When the American Oil Company, Knox International, wants to develop a pipeline from Scotland, the head of the company Felix Happer (Burt Lancaster) dispatches MacIntyre (Peter Riegert) to a small village on the North East coast to convince the residents to sell up. MacIntyre slowly falls in love with the village though, and despite the residents being very enthusiastic about selling up, moving away and becoming millionaires, the pipeline depot idea is shelved and the area is saved.
This is one of those films that is nothing spectacular, but captures the imagination of viewers and has become lodged in the hearts of fans. The picture that it paints of Scottish rural life in an isolated community is fairly twee, but never pokes fun at it; the heart of the story being driven by great characters. Peter Riegert is good as MacIntyre, the oil executive charged with going out to Scotland because of his "Scottish heritage". He certainly isn't the fish out of water that he might be expected to be, and is as quick witted as he presumably has to be in the oil industry back in Houston. Dennis Lawson is great as Gordon Urquhart, who runs the local hotel and is the accountant for the village. MacIntyre's local contact Danny Oldsen, played by Peter Capaldi, is perhaps the stand-out character though. Though he is Scottish, he is a city boy, and is far more the fish out of water than MacIntyre, and watching him bumble around the shoreline trying to win the affections of marine biologist Marina (Jenny Seagrove) is hilarious. This is about as far removed from his character in The Thick of It or In the Loop as he could be.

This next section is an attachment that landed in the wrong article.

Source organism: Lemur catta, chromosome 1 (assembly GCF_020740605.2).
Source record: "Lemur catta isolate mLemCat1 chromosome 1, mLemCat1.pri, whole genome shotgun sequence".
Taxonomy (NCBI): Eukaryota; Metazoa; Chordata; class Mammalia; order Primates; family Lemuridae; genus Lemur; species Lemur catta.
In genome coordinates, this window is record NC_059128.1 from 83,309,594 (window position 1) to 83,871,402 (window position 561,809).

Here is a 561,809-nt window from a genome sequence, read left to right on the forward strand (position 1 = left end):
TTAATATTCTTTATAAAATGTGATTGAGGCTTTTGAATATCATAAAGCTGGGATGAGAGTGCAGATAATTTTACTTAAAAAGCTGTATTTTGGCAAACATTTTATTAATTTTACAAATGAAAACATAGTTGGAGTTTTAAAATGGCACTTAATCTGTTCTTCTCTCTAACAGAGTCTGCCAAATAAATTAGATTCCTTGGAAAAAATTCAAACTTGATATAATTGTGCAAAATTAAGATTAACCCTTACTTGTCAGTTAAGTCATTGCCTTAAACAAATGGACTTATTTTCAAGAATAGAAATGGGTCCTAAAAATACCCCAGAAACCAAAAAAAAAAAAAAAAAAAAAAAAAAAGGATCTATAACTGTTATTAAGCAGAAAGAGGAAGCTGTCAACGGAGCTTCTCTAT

Surprisingly for a story where a multi-national oil company wants to buy an unspoiled part of Scottish coastline and turn it into a pipeline hub/processing plant; the local residents are all on board. You might expect the regular arguments about "having lived here for generations"/"my whole livelihood is here", but this is restricted to Fulton Mackay's character. Don't get me wrong, I hate seeing multi-nationals buying up local areas/companies, but in term of Local Hero, the accepting attitude of the residents allows for a far more jovial atmosphere rather than an antagonistic one.
A heart-warming and enjoyable film, great characters and well made. By the time the credits roll, along with Mark Knopfler's iconic tune, you wish that you were part of this small community.